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  • Band Saws

    Okay, so Im ready to throw my craftsman band saw in the river, it's the three wheel type--bad design. So i am getting a 14 ' that I can put height spacer on (goes from 6' cutting height to 12'). The two types I am looking at is Jet, and Rigid. Has anyone got experience with these brands, whereas I should stay away from one of them? thanks

  • #2
    Re: Band Saws

    Jet is a good one. Wish I had one but I have the taiwan knockoff. can't comment on the rigid.

    DaveE

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    • #3
      Re: Band Saws

      Lorax, you are correct. The 3 wheel type band saws are not the best. I have been very happy with my large Delta. Occasionally woodworking magazines will run a comparative review of popular brands.

      Keep this is in mind. The diameter of the black shoot coming out of the lower wheel compartment is probably not the same diameter of the hose coming from the dust collection device. I really do not know what the designers had in mind.

      These things are heavy and make sure you can get a stand that will allow a portable base to fit underneath. These have rollers that can be locked in place. It will save you alot of unnecessary lifting.

      Band saws have been called a carvers best friend; they can also be called their worst enemy.

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      • #4

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        • #5
          Re: Band Saws

          The Aug Fine woodworking compares radial arm saws, not band saws. aaanyone else
          I Cut It Six Times And It's Still Too Short!!!

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          • #6

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            • #7
              Re: Band Saws

              Won't go so far as to say one is better than the other but have had the delta for a number of years. Used it mostly to rought out bows from osage orange and hickory. Make my whittling cut outs with it also, after changing to a 1/8 inch blade of course, but that's pretty light work compared to the bows. Only thing I could really ask for woulld be a larger motor. Gets kind of warm when roughing out the bows, but doubt a carver would have a problem. Bow staves are usually roughly 6' long and 4' or so on a side and hard as a rock (almost).

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              • #8
                Re: Band Saws

                I'm not sure why you want to get rid of the Sears 3-wheeler. I have one and it seems to work quite well. However, it is a pain in the bucket to adjust and you MUST adjust the blade guides properly to get a straight cut. The users manual seems to be written in a combination of English and Rubbish so understanding how to adjust the saw can be challenging. Once I got it set up, it seems to work well....except for the part where the cut goes to the right...darned blade kerf!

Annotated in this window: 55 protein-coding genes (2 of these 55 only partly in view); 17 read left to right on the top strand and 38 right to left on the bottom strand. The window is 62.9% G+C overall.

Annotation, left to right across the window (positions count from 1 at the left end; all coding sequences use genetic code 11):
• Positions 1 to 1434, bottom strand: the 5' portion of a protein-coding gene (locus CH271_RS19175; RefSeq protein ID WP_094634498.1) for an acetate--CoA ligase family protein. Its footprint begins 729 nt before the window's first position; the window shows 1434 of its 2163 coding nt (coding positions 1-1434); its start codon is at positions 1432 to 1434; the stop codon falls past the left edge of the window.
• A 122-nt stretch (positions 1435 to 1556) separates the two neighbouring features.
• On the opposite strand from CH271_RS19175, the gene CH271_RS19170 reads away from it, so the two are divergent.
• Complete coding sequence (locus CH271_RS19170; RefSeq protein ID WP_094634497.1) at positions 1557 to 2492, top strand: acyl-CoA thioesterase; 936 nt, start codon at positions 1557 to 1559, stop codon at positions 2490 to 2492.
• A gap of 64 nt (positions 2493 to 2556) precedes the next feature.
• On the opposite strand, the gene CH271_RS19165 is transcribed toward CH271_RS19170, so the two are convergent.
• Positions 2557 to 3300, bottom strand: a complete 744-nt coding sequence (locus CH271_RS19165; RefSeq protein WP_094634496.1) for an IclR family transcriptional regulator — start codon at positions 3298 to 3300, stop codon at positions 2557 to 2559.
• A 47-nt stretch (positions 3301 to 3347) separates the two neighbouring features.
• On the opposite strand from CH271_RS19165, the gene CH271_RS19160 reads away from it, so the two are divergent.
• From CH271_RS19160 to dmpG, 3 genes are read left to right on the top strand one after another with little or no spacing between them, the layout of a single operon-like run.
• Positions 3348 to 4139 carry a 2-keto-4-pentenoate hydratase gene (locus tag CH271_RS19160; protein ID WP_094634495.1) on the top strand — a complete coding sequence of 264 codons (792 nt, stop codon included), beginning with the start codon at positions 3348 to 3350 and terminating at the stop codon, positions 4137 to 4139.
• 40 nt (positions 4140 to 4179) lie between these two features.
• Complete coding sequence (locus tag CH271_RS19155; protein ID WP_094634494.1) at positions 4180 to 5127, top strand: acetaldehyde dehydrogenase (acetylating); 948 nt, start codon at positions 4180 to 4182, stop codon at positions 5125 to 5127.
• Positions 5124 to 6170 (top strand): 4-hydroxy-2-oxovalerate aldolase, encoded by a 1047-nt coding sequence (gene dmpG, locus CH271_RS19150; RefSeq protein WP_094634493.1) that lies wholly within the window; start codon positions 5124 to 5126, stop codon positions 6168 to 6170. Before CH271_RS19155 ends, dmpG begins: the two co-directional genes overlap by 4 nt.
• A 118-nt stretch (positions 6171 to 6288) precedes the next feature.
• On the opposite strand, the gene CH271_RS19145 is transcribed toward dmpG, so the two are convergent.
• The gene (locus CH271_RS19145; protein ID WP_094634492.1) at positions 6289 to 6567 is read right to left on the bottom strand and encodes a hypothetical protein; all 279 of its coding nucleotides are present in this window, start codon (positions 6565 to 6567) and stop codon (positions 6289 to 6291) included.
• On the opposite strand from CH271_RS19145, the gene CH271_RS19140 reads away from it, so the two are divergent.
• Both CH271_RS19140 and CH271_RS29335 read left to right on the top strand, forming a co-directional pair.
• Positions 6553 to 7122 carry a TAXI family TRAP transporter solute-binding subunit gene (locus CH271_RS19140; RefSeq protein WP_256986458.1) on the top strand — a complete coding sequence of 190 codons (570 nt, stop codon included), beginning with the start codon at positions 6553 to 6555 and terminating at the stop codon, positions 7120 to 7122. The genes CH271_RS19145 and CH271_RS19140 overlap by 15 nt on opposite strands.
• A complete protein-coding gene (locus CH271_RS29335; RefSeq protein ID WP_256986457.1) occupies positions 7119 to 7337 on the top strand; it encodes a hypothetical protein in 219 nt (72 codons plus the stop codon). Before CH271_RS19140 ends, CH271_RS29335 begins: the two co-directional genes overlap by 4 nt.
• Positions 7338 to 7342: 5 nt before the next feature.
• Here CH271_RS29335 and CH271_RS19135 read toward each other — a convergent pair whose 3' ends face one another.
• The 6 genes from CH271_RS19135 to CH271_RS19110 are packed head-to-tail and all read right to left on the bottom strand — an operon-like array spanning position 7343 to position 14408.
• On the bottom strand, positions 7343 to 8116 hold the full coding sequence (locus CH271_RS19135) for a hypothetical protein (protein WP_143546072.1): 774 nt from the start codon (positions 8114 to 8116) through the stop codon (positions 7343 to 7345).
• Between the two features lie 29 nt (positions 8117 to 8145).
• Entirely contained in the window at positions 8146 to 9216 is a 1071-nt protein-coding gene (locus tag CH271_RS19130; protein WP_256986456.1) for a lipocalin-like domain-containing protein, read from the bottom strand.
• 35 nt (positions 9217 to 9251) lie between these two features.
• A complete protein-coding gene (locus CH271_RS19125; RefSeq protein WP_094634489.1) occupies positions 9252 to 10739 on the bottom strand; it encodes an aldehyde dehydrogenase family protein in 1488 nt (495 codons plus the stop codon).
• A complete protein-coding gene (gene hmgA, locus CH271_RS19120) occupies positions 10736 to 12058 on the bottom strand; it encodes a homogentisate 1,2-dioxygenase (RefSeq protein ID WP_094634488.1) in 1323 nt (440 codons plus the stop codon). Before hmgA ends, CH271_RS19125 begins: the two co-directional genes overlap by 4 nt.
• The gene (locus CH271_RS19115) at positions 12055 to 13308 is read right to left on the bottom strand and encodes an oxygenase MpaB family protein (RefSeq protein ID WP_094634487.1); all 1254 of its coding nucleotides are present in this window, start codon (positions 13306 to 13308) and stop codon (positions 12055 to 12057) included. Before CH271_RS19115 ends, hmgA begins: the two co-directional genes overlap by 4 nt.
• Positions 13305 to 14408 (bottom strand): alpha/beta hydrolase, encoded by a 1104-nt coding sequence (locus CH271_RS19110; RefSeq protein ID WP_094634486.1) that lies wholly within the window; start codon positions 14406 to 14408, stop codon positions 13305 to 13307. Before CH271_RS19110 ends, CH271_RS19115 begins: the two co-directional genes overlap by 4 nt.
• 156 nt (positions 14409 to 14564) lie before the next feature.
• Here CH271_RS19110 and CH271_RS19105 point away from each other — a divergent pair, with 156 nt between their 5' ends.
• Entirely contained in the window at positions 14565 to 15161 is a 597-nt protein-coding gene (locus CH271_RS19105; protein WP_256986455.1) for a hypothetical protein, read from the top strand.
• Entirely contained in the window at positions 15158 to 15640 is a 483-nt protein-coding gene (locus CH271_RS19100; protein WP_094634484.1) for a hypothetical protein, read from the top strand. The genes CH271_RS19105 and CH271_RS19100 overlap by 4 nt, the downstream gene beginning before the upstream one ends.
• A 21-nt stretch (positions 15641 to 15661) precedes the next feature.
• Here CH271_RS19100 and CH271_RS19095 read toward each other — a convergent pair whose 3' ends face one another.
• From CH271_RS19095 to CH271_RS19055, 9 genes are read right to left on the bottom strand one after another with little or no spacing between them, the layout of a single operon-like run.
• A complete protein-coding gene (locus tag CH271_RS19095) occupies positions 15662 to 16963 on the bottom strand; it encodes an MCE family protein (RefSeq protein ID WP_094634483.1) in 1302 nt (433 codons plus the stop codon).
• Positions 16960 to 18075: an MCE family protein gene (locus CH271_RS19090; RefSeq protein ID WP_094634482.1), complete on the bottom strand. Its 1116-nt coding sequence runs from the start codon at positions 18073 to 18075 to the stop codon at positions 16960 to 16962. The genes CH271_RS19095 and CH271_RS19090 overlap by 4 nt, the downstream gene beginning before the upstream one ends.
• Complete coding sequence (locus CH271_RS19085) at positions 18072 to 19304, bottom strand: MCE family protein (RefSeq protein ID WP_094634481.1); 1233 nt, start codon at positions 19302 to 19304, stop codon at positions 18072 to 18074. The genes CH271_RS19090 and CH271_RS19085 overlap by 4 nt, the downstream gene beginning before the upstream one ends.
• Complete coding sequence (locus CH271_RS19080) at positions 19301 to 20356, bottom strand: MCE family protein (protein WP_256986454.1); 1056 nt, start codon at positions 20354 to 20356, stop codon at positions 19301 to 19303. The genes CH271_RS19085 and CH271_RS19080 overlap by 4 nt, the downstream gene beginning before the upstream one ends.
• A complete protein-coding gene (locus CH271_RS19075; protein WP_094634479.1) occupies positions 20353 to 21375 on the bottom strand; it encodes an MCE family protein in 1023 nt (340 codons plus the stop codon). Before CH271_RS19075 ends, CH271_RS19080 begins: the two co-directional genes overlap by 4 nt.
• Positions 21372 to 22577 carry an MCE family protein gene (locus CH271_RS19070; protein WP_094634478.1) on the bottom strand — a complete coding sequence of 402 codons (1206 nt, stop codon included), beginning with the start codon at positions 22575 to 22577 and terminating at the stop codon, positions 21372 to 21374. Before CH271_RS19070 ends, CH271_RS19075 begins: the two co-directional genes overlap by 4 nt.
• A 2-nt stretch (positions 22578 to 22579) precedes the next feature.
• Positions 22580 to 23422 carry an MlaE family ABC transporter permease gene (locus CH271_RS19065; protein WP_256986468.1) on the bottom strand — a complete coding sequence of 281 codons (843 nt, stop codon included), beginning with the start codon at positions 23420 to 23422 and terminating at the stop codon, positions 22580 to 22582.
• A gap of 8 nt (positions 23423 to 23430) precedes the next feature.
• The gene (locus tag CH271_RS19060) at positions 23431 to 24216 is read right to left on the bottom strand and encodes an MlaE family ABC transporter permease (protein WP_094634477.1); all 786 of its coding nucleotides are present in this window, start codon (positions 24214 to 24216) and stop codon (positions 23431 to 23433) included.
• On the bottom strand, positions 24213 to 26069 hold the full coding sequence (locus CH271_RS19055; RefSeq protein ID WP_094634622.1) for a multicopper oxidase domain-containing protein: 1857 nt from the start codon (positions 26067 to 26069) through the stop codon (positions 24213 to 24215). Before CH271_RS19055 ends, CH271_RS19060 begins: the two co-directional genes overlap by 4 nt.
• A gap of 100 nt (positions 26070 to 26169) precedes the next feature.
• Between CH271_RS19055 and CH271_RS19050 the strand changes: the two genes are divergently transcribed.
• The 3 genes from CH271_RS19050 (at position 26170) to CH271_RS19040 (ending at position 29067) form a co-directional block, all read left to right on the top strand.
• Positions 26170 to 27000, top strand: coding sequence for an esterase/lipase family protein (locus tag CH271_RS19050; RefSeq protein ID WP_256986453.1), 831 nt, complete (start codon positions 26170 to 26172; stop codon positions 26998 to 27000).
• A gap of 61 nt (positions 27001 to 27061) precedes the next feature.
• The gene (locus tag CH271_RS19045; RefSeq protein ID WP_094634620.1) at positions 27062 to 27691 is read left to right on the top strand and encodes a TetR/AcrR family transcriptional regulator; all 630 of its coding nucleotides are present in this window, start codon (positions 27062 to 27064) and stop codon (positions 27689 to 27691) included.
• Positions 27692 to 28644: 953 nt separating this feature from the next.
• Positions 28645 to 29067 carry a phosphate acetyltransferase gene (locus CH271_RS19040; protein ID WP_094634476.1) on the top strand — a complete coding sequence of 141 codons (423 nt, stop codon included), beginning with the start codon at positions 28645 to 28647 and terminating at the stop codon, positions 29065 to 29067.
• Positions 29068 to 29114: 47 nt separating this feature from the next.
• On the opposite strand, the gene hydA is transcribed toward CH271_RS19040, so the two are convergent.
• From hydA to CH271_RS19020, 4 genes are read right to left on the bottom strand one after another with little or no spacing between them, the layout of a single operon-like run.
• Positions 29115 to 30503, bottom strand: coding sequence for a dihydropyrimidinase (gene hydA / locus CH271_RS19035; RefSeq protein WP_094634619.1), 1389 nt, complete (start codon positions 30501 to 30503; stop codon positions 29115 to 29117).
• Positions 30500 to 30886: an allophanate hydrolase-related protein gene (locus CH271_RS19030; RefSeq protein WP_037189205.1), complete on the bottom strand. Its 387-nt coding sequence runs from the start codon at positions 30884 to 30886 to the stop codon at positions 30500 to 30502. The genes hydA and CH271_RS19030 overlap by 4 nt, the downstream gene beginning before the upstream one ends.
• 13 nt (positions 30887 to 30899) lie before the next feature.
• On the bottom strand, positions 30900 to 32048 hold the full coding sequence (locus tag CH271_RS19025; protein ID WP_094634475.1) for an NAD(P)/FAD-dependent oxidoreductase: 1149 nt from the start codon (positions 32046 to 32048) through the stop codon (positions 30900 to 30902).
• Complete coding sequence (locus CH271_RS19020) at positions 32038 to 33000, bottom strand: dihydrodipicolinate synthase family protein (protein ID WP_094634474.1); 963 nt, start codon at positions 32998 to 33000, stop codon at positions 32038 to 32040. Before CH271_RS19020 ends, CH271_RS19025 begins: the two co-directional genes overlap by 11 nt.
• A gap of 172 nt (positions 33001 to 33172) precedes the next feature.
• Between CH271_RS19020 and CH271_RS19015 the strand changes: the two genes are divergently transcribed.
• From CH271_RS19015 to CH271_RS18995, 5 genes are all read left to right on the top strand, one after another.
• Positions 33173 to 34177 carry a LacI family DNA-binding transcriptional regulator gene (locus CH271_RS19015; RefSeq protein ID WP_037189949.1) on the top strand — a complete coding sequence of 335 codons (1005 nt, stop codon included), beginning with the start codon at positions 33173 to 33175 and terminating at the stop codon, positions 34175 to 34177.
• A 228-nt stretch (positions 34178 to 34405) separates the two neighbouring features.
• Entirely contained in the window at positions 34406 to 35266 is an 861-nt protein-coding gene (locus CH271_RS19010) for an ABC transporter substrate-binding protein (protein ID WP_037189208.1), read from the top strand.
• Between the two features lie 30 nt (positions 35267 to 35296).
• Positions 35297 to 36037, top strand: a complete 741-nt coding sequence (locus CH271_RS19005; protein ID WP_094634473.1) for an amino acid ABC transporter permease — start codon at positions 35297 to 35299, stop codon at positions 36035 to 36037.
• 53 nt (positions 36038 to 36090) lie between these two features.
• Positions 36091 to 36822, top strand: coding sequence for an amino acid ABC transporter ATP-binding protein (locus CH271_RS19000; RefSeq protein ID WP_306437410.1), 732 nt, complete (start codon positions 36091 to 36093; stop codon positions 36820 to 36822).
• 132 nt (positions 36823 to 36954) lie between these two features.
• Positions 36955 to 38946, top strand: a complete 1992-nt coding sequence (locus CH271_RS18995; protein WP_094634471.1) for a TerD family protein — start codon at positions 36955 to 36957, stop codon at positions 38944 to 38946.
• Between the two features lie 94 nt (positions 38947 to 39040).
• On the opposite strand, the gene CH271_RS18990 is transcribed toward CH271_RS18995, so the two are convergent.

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                • #9
                  Re: Band Saws

                  Properly setting up the saw being a bear isn't unique to the Sear's saw xxx every band saw I have ever seen is ticklish, especially when it comes to the narrower blades. Half inchers and up aren't much problem, but the 1/8 inchers are nasty.

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                  • #10

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                    • #11
                      Re: Band Saws

                      The problem with the 3 wheel design is when a blade pops off, or you have to change a blade. It takes three hands to put it on, and I only have two.You can't easily push down on the tensioner and guide the blade around three wheels, or if you can you are a better man than I Gunga Din.
                      I Cut It Six Times And It's Still Too Short!!!

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                      • #12
                        Re: Band Saws

                        He can probably even get the blade folded back the way it came out of the package. Still haven't mastered that one. Got em all hanging on nails in the shop.

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                        • #13
                          Re: Band Saws

                          Lorax, next time you change a blade, use a spring clamp to hold the blade onto the rear wheel while you slide if over the other two.

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                          • #14
                            [/quote] I have a Ridgid bandsaw and believe it is a very good tool, I like it, the only drawback I see, they should have used a little more common sense in design in changing blades, have to take table off etc etc, I had a shopsmith a while back that was a snap to change blades on. Still like the ridgid tho

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                            • #15
                              I have had a Delta 14" open base model for about 8 years or so and can't find anything to complain about. It came with the tension release lever and a 3/4 horse motor. I added a Kreg fence, the 6" riser block and a 3/4", 3 tooth Timberwolf blade. I just cut a short length of Sycamore branch, about 6" dia. lengthwise, into quarters, then cut slabs 1/4", 1/8" and credit card thickness with no problems. The pieces will need light sanding and then they're ready for use as intarsia or inlay pieces.

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